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Your must read article of the day by Bennet Seddaca on which banks are most like Dead Men Walking, even the ‘rich’ are facing the repo man, and the NAR spins house sales yarns while the media nods approvingly.
As the Olympics wind down, China is looking ahead…at a mountain of US debt that is starting to look a bit shaky. So a warning of sorts is made. Meanwhile, others are starting to note (in the WSJ of all places) that the US is well on the path to repudiating its debts. That won’t help. And finally, Bernanke speaks and Wall Street jumps…at soothing words promising more cheap money and easy terms…but only the well-connected need apply.
FDIC Becomes Landlord To Thousands, IOUSA – The Movie, and US Mint Suspends Gold Coin Sales.
Things just keep getting wackier and wackier. As cynical as I am, I find I just can’t keep up (Lily Tomlinson).
Fannie and Freddie took another giant lurching step towards nationalization today while several regional banks are in deep trouble. Finally, the US is provoking an already angry bear for reasons that are puzzling, at best.
The PPI and Housing data was decidedly bearish both hitting multi-year extremes while more pontificators are now guessing that a major financial accident stills lies in wait. The top five oil majors are down a collective 600,000+ barrels of oil production which is more than the largest oil field brought on line by Saudi Arabia in the past 2 years. Looks like we need to find another couple of Saudi Arabias lying around.
Fannie and Freddie take a big hit as their debt gets shunned in a market auction taking another big step towards the ultimate taxpayer bailout. Banks are scrambling to raise cash – along with everybody else. Credit crisis anyone? And market insiders are starting to openly discuss the weird market ‘behavior’ of late which I merely shrug at and consider to be evidence of something we’ll read about when Hank Paulson writes his memoirs in 10 years.
The housing data is solidly saying that we are not yet near the bottom and that we’ll know we are there because house prices in 2008 will more closely resemble those in 2000. Inflation in the US is at a 17 year high while state pension funds want permission to make up for lost growth by tossing money in hedge funds. Also the loss of Georgia cements Russia energy monopoly over the west. Ouch.
US government reports a massive budget deficit on the back of rising outlays and shrinking receipts, more evidence of a consumer led recession is reported as retail sales shrink and reports of a massive hedge fund accident can possibly explain the weird market behavior of late.
More than 1/3rd of all houses bought over the past 5 years are worth less than their mortgage values and there’s a big disconnect between house prices in general and what home owners think theirs is worth. The trade deficit provides a perfect example of an egregious Fuzzy Number while one commentator thinks what we need is “A Good Depression”.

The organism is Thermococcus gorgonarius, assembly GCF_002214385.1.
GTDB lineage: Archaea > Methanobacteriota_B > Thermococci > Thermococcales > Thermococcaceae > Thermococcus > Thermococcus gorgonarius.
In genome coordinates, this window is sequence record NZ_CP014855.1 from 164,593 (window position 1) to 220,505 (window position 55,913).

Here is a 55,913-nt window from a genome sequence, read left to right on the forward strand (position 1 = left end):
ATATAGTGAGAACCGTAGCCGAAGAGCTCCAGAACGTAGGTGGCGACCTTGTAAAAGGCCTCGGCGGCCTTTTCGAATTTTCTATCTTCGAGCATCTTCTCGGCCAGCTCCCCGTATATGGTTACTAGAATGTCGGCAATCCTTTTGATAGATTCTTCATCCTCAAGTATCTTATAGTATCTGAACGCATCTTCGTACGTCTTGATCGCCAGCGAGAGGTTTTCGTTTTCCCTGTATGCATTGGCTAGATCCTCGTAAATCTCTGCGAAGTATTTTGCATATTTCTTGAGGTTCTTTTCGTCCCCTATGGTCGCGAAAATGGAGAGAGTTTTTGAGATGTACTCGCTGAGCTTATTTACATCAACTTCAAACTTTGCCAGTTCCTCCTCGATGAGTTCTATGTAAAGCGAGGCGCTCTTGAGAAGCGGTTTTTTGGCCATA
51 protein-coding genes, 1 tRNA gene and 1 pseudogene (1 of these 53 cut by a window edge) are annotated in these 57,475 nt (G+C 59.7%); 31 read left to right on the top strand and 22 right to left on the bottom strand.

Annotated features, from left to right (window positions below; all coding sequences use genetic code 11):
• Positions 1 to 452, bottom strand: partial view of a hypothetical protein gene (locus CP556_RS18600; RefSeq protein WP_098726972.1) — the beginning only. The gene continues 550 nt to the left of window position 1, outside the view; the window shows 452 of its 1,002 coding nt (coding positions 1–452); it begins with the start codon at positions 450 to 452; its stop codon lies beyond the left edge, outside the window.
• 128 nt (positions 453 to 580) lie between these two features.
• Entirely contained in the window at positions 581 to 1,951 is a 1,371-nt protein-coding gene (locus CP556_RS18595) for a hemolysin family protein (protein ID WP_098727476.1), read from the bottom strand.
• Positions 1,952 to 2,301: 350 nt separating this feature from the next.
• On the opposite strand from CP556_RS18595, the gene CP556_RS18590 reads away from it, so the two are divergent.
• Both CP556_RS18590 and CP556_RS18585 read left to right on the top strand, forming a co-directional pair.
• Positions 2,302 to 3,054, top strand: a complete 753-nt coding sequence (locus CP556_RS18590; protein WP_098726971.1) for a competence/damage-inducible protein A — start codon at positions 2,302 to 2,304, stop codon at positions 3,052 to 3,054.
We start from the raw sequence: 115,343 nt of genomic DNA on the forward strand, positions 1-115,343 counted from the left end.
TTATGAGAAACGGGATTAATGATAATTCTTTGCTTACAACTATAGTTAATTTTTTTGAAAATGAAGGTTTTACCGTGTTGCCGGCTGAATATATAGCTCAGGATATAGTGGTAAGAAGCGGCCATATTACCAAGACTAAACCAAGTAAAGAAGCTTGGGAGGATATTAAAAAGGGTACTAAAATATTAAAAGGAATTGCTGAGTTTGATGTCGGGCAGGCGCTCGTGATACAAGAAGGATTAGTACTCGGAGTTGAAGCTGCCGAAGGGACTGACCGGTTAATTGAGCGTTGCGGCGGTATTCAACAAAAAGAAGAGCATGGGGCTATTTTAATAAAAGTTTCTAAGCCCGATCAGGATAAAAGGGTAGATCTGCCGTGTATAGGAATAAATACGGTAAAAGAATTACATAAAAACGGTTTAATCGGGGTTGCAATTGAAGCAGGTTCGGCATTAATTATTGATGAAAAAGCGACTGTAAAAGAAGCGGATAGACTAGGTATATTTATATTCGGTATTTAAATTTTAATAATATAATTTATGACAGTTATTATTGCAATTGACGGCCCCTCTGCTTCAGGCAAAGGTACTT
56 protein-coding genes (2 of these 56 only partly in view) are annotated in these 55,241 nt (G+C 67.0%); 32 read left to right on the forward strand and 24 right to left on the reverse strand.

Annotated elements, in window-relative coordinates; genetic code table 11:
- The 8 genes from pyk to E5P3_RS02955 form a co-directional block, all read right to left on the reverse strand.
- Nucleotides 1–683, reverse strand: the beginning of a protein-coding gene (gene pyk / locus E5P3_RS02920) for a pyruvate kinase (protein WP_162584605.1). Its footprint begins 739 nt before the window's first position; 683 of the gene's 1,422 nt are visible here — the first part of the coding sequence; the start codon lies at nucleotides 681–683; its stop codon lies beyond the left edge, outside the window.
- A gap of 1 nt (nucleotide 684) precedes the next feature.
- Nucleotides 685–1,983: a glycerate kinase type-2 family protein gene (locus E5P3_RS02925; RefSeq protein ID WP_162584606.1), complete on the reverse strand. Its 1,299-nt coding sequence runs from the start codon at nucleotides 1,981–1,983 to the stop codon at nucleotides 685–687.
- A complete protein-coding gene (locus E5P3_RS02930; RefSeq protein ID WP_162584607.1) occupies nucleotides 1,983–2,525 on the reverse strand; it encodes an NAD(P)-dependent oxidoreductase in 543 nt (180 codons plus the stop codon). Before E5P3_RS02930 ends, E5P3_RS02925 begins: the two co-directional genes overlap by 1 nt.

Dollar rally was too cute by half in its convenience to Central Banking needs, Sovereign Wealth Funds are buying US foreclosures for pennies on the dollar, a very large US naval flotilla heads to Iran?, and Credit Default Swap (CDS) market failures.
Central Banks intervene to prop the dollar, CA foreclosures shatter all records, and consumers tap credit cards at a faster rate.
To follow up on the latest Crash Course chapter I present an article from a university economist who also calls ‘shenanigans’ on a suspiciously low GDP inflation measure. Pending home sales reported higher, no word from the NAR on the impact of foreclosures on their happy report. Anatomy of a bank failure. A spectacular amount of risk for a tiny bank.
Detroit automakers are in serious need of capital. And who isn't these days? Here I explore the issues.
New Crash Course Chapter is Up – Section 16, Fuzzy Numbers
The latest installment of the Crash Course, Chapter 16 – Fuzzy Numbers is up.
In it, I explore the mechanisms by which our economic statistics, principally Inflation and GDP, have been corrupted over the years to the point that they are in danger of wandering past "useless" and into "harmful" territory.
This one took more effort than usual. The generous offer of support I recently received from a gentleman in California (thanks!) as an incentive to finish the course more quickly played a big role in keeping me moving along.
Also a special note of thanks to everyone who emailed in ideas and suggestions to solve my past recording issues. I am very pleased with the audio improvement.
States are leasing and selling public assets for some temporary budget relief, the WSJ gives some good advice on FDIC insurance but paints a stronger picture of safety than is warranted, the next big wave of mortgage trouble is starting, and TrimTabs estimates far higher job losses than the BLS. No surprises there, eh?
The most important article of the week (maybe month), automobile sales are already in a depression and signaling that the still-positive GDP numbers are as fake as Donald Trump’s hair, and uninsured municipal and state bank accounts reveal just one more way that a sinking bank could drag down a whole slew of innocent parties.
Surprisingly the official story remains that the GDP is still positive (thanks to a minuscule rate of inflation), covered bonds are being touted as the latest way to either help the beleaguered mortgage market or to transfer all the risk to taxpayers (one of the two…), and GMAC reports dismal earnings.